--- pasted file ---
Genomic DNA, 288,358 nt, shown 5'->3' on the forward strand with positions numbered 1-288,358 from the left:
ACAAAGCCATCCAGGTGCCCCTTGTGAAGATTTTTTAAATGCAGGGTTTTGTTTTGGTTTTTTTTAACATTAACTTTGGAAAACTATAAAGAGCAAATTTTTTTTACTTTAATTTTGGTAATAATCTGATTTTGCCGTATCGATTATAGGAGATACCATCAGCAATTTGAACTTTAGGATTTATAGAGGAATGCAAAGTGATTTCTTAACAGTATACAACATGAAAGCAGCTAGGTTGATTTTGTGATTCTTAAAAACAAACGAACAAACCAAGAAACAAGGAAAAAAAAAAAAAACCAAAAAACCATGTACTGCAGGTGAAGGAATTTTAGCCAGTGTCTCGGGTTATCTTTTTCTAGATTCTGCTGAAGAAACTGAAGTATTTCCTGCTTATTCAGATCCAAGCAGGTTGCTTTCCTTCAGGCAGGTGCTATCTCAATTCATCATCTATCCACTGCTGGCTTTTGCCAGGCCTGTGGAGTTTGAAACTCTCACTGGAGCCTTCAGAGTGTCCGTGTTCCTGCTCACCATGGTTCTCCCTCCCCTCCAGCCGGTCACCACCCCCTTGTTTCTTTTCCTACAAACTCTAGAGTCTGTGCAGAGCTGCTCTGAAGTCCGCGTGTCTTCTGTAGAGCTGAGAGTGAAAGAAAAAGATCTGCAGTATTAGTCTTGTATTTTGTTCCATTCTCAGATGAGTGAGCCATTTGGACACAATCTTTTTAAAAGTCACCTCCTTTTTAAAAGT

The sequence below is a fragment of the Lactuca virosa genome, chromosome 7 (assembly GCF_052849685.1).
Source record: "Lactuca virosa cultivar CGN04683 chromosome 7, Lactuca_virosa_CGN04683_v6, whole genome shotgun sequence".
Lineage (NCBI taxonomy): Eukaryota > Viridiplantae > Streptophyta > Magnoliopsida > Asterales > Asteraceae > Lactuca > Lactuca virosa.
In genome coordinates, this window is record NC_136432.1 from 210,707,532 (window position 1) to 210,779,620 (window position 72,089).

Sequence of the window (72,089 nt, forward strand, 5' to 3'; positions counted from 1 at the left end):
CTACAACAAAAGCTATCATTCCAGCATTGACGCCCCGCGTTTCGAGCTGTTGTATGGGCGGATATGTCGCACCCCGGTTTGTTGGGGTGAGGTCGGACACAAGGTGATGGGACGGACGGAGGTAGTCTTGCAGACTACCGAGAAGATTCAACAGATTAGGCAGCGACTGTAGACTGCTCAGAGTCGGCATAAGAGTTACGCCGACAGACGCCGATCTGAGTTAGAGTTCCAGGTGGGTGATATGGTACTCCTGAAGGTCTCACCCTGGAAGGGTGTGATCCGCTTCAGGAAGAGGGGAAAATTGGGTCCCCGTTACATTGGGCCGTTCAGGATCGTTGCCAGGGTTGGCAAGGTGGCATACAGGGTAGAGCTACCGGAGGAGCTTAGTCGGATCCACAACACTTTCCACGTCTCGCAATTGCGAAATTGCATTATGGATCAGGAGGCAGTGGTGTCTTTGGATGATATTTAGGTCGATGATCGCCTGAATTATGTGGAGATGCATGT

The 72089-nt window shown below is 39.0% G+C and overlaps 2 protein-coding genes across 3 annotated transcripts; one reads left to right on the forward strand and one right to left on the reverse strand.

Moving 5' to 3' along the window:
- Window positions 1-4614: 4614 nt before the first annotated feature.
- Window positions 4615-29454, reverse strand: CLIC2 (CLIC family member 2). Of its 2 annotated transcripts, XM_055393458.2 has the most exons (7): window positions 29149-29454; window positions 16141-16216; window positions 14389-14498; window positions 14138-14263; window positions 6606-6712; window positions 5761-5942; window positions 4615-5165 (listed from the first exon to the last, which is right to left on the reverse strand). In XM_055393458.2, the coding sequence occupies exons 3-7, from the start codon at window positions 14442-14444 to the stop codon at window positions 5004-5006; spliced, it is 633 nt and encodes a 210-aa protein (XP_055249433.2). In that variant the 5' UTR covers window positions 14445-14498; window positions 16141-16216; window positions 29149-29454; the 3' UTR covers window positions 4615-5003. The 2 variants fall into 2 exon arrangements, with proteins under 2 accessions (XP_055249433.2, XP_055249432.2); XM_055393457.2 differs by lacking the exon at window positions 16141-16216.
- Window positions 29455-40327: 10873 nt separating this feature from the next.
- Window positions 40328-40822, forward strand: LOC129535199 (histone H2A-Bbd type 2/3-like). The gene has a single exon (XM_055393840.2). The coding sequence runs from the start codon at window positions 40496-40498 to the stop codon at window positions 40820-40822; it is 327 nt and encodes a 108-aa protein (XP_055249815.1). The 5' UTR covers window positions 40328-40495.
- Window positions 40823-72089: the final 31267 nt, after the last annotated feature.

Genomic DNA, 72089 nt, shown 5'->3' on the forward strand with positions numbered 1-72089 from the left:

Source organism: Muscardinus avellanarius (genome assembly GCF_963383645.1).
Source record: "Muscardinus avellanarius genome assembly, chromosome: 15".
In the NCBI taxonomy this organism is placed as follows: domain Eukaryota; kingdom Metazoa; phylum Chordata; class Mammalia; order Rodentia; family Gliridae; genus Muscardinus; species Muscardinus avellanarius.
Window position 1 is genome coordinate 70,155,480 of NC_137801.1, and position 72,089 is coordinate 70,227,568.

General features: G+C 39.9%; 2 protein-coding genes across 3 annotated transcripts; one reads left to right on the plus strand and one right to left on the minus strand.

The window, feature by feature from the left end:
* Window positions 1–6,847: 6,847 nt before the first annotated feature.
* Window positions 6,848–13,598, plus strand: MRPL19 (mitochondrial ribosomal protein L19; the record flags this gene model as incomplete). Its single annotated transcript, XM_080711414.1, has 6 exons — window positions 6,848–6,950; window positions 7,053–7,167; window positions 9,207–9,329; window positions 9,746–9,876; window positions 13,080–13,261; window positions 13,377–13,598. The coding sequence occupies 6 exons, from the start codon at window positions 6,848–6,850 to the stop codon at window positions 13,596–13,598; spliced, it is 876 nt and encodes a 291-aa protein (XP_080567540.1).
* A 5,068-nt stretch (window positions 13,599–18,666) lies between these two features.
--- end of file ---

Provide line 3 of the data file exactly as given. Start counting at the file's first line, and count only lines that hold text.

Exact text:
The sequence below is a fragment of the Lactuca virosa genome, chromosome 7 (assembly GCF_052849685.1).